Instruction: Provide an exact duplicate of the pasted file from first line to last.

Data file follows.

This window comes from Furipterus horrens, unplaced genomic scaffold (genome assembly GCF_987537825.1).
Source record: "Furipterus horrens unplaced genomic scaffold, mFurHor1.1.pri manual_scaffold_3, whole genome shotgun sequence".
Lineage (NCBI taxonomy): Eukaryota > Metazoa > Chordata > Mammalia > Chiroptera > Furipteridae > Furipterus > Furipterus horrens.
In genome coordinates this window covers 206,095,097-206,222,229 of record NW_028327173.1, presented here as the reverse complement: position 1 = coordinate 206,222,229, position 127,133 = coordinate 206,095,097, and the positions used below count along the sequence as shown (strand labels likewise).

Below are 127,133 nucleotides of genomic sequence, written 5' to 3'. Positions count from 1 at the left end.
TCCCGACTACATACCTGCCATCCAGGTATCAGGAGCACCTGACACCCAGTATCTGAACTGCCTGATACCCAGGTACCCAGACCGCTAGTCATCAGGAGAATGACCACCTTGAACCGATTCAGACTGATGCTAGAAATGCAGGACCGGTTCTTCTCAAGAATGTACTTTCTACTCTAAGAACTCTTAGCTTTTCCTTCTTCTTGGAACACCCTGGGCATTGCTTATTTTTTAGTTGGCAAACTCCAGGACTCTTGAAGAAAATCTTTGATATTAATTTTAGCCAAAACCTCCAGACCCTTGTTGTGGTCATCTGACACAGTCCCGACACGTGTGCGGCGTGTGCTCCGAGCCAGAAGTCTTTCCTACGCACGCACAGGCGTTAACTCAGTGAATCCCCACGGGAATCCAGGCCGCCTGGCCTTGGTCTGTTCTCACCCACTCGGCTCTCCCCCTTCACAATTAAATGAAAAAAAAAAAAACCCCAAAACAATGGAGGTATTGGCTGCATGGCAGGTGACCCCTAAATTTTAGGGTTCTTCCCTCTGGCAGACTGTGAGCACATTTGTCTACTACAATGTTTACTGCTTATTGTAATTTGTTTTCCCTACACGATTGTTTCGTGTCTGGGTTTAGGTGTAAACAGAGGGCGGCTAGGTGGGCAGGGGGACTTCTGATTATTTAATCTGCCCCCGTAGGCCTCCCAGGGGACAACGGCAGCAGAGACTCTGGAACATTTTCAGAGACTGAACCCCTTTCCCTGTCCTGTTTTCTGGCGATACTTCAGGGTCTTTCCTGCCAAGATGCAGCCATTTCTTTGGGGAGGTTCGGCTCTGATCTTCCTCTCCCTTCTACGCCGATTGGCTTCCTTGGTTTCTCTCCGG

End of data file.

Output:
This window comes from Furipterus horrens, unplaced genomic scaffold (genome assembly GCF_987537825.1).
Source record: "Furipterus horrens unplaced genomic scaffold, mFurHor1.1.pri manual_scaffold_3, whole genome shotgun sequence".
Lineage (NCBI taxonomy): Eukaryota > Metazoa > Chordata > Mammalia > Chiroptera > Furipteridae > Furipterus > Furipterus horrens.
In genome coordinates this window covers 206,095,097-206,222,229 of record NW_028327173.1, presented here as the reverse complement: position 1 = coordinate 206,222,229, position 127,133 = coordinate 206,095,097, and the positions used below count along the sequence as shown (strand labels likewise).

Below are 127,133 nucleotides of genomic sequence, written 5' to 3'. Positions count from 1 at the left end.
TCCCGACTACATACCTGCCATCCAGGTATCAGGAGCACCTGACACCCAGTATCTGAACTGCCTGATACCCAGGTACCCAGACCGCTAGTCATCAGGAGAATGACCACCTTGAACCGATTCAGACTGATGCTAGAAATGCAGGACCGGTTCTTCTCAAGAATGTACTTTCTACTCTAAGAACTCTTAGCTTTTCCTTCTTCTTGGAACACCCTGGGCATTGCTTATTTTTTAGTTGGCAAACTCCAGGACTCTTGAAGAAAATCTTTGATATTAATTTTAGCCAAAACCTCCAGACCCTTGTTGTGGTCATCTGACACAGTCCCGACACGTGTGCGGCGTGTGCTCCGAGCCAGAAGTCTTTCCTACGCACGCACAGGCGTTAACTCAGTGAATCCCCACGGGAATCCAGGCCGCCTGGCCTTGGTCTGTTCTCACCCACTCGGCTCTCCCCCTTCACAATTAAATGAAAAAAAAAAAAACCCCAAAACAATGGAGGTATTGGCTGCATGGCAGGTGACCCCTAAATTTTAGGGTTCTTCCCTCTGGCAGACTGTGAGCACATTTGTCTACTACAATGTTTACTGCTTATTGTAATTTGTTTTCCCTACACGATTGTTTCGTGTCTGGGTTTAGGTGTAAACAGAGGGCGGCTAGGTGGGCAGGGGGACTTCTGATTATTTAATCTGCCCCCGTAGGCCTCCCAGGGGACAACGGCAGCAGAGACTCTGGAACATTTTCAGAGACTGAACCCCTTTCCCTGTCCTGTTTTCTGGCGATACTTCAGGGTCTTTCCTGCCAAGATGCAGCCATTTCTTTGGGGAGGTTCGGCTCTGATCTTCCTCTCCCTTCTACGCCGATTGGCTTCCTTGGTTTCTCTCCGG